U.S., Dutch and Japanese officials are close to an agreement to limit China’s access to technology used to make computer chips, a Dutch semiconductor supply company confirmed Sunday.
a leading maker of semiconductor production equipment based in Veldhoven, Netherlands, said it was possible an agreement had already been reached but that it didn’t know any details about the deal or how it would affect ASML’s business.
ASML is the world’s only producer of machines that use extreme ultraviolet lithography to make advanced semiconductor chips. The Dutch government has prohibited ASML from exporting that equipment to China since 2019, but the company had still been shipping lower-quality lithography systems to China.
The Biden administration in October imposed export controls to limit China’s ability to access advanced chips, which it says can be used to make weapons, commit human rights abuses and improve the speed and accuracy of its military logistics. It has urged allies like Japan and the Netherlands to follow suit.
China has responded angrily, saying trade curbs will disrupt supply chains and the global economic recovery.
“We hope the relevant countries will do the right thing and work together to uphold the multilateral trade regime and safeguard the stability of the global industrial and supply chains,” China’s Foreign Ministry spokesperson Wang Wenbin said this month. “This will also serve to protect their own long-term interests.”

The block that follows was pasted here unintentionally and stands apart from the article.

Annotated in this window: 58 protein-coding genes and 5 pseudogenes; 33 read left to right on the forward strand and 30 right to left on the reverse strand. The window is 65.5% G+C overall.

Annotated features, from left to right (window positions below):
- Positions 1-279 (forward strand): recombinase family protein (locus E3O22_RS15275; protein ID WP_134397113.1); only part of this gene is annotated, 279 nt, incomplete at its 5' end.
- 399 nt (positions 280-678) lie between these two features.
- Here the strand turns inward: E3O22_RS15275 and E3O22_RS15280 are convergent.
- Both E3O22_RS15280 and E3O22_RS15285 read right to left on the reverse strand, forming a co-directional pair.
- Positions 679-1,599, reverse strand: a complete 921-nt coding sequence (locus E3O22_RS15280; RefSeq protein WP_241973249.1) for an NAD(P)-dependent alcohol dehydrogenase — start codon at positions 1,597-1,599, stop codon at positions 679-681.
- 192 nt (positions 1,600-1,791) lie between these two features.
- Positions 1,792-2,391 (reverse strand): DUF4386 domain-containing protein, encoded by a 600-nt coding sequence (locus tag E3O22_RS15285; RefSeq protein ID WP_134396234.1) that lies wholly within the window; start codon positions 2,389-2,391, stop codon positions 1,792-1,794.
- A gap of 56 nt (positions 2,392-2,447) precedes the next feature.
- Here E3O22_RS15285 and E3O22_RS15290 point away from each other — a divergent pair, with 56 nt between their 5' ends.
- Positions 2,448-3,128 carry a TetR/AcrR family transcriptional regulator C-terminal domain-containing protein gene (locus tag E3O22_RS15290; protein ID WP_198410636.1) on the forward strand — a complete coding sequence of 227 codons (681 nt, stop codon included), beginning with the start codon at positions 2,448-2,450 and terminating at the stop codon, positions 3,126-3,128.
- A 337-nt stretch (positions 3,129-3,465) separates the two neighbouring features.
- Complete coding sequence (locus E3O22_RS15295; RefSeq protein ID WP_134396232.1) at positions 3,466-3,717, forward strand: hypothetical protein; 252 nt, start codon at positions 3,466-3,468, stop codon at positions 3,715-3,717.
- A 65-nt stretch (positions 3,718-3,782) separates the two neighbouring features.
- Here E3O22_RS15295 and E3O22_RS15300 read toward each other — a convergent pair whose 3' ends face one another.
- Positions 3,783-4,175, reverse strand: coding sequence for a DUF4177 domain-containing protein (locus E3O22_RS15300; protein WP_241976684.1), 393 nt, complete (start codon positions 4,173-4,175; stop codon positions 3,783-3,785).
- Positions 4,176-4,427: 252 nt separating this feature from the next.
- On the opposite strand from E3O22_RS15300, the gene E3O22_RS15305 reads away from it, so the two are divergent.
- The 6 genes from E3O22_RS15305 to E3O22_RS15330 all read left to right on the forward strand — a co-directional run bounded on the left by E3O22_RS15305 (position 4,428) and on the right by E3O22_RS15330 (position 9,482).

ASML has research and manufacturing centers in Beijing and Shenzhen, China, as well as a regional headquarters in Hong Kong.
White House National Security Council spokesman John Kirby said Friday that Dutch and Japanese officials were in Washington for talks led by President Joe Biden’s national security adviser, Jake Sullivan, that covered the “safety and security of emerging technologies,” efforts to aid Ukraine and other issues.
“We’re grateful that they were able to come to D.C. and to have these talks,” Kirby said.
Kirby declined to say whether the U.S. was nearing a deal on tightening export controls on semiconductor technology. Biden earlier this month met separately with Japanese Prime Minister Fumio Kishida and Dutch Prime Minister Mark Rutte to push for tighter export controls.
In a press conference last week, Rutte was asked about the talks but said they involve “such sensitive material … high-quality technology that the Dutch government chooses to communicate about it very carefully and that means in a very limited way.”
U.S. officials say China is spending heavily to develop its fledgling semiconductor producers but so far cannot make the high-end chips used in the most advanced smartphones and other devices.